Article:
Just about every fall, Jeff Nelson is asked whether he's ready for winter.
For Nelson, it's not a matter of being ready, simply shifting gears.
The downtown ski area is inching toward a busy December, which will include a World Cup B Nordic Combined event, a U.S. Ski Team Olympic freestyle qualifier and several top-level Alpine ski races. It's an impressive agenda for a ski area that doesn't plan to open until Dec. 2, but Nelson is confident his staff can handle it.
Howelsen was prepared to start making snow Oct. 15, but warm weather resulted in limited success. Nelson was thrilled when the pace picked up dramatically Nov. 12 as temperatures dropped enough to sustain snowmaking operations.
Before that, crews had combined for about nine hours of snowmaking, Nelson said.
"It was barely enough to make a snowball," Nelson said.
But in the past week, the guns have been working nearly nonstop, and crews have been working around the clock to keep up with them.
Nelson said he expected skiers for the Steamboat Springs Winter Sports Club to start jumping on the ski area's HS-100 (K-90) and to start Alpine ski training this week.
"Once it gets cold enough, it's all hands on deck," Nelson said.
The string of below zero days has kept the 10 full-time, and 15 seasonal employees who make up the city's snowmaking crews busy. Nelson said the snowmakers are split into three-man crews that work 24-hours a day.
At night, when the temperatures are low, the crew keeps the guns running. In the morning, crews must make snow where it is possible and shut down guns in places where the temperature is too high to make snow. During the days, crews clean filters and adjust, position and maintain the snowmaking guns. In the afternoon, another crew must fire up the guns as temperatures begin to fall and make sure the process keeps running for another night.
Crews also must move the huge piles of man-made snow to the area's where it is needed during the day.
Nelson said it's a continuous process that results in covering Howelsen Hill with a good layer of man-made snow.
"The man-made stuff is more durable than real snow," Nelson said. "We need to blow a good base of snow, so that it will hold up into the spring."
It's important for the ski area to have a good base for its scheduled opening Dec. 2, but, Nelson said, most of the snow is for a series of major events that will be hosted by Steamboat this winter. The biggest challenge has been blowing the huge amount of snow needed to build a set of freestyle jumps on the face of the hill for the Olympic qualifier.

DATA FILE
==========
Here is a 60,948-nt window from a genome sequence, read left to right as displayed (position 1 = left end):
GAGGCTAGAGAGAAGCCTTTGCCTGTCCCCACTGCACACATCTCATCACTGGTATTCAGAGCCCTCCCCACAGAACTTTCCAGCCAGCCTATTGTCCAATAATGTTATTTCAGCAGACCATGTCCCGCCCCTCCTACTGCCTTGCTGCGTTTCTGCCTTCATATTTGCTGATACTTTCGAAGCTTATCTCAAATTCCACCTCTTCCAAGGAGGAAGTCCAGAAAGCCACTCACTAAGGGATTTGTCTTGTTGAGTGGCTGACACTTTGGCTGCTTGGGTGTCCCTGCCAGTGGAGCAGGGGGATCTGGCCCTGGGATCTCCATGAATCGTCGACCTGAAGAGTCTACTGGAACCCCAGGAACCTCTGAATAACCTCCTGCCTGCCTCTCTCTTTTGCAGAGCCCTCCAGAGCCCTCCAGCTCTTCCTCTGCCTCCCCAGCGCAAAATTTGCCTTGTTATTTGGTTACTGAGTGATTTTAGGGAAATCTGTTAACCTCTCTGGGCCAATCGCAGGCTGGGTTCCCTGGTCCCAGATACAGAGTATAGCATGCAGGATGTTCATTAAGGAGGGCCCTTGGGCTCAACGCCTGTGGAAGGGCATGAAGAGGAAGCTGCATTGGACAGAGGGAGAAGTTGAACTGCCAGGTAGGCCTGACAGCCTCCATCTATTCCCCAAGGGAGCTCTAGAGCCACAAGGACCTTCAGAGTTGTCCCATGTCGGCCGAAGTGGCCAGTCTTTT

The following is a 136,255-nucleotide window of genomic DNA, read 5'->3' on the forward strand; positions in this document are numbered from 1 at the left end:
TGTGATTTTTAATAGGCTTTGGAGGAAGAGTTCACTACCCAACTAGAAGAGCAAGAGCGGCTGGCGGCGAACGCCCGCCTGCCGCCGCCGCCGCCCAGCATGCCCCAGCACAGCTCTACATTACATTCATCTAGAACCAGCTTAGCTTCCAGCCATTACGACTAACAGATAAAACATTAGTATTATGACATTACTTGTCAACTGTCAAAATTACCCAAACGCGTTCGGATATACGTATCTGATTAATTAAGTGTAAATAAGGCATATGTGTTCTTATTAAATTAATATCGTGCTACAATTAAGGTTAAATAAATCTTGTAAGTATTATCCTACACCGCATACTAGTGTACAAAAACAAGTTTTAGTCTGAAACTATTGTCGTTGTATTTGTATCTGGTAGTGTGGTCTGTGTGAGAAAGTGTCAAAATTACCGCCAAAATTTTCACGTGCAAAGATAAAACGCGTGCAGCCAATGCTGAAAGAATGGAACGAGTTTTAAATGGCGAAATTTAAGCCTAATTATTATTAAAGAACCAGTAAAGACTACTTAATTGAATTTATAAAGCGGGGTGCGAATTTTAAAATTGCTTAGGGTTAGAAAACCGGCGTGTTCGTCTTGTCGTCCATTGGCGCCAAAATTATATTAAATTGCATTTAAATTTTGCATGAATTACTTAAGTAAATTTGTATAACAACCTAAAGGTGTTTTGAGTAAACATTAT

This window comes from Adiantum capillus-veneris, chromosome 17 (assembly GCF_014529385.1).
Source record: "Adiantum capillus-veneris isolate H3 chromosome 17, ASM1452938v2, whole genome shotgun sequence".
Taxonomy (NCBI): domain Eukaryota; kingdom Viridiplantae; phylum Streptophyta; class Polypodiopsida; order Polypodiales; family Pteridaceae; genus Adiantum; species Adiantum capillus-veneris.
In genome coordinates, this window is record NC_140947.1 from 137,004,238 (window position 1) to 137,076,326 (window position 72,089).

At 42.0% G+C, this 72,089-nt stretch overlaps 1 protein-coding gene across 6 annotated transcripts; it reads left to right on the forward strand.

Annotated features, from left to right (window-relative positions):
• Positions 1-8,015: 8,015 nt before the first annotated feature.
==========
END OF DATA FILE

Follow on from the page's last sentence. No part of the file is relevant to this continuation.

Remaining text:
Thanks to the Steamboat Ski and Resort Corp., Howelsen gets the use of three additional guns from Snow Machines Inc. to meet the additional demand. Howelsen also will get the use of a demonstration winch cat, on loan from Bombardier, to be used to help build the actual jumps.
"We are in very good shape," Nelson said. "We should be ready for the World Cup B in plenty of time."
The snowmakers' first priority has been to blow snow on the ski jumps and cross-country tracks that will host a World Cup B Nordic Combined event Dec. 9 to 11 at Howelsen Hill. The crews also have been scrambling to blow the snow required to build freestyle jumps on the face for the U.S. Ski Team's Olympic qualifying event from Dec. 30. The jumps, which will be made entirely of snow, represent one of the biggest snowmaking undertakings Nelson can recall.
In between those dates, the ski area also will host a series of FIS slalom races and must meet the needs of the Steamboat Springs Winter Sports Club's training schedule.
"This operation is 24-7," Nelson said. "I get nervous that we will not make it just about every year, but somehow -- some way -- we always seem to get it done."
Nelson said the crews would move the guns blowing snow at the rodeo grounds to the Hobo park area to improve conditions on the World Cup B cross-country course. The snowmaking crews will be hoping for continued low nighttime temperatures and some natural snow to fill in remote areas of the cross-country course where snowmaking is not available.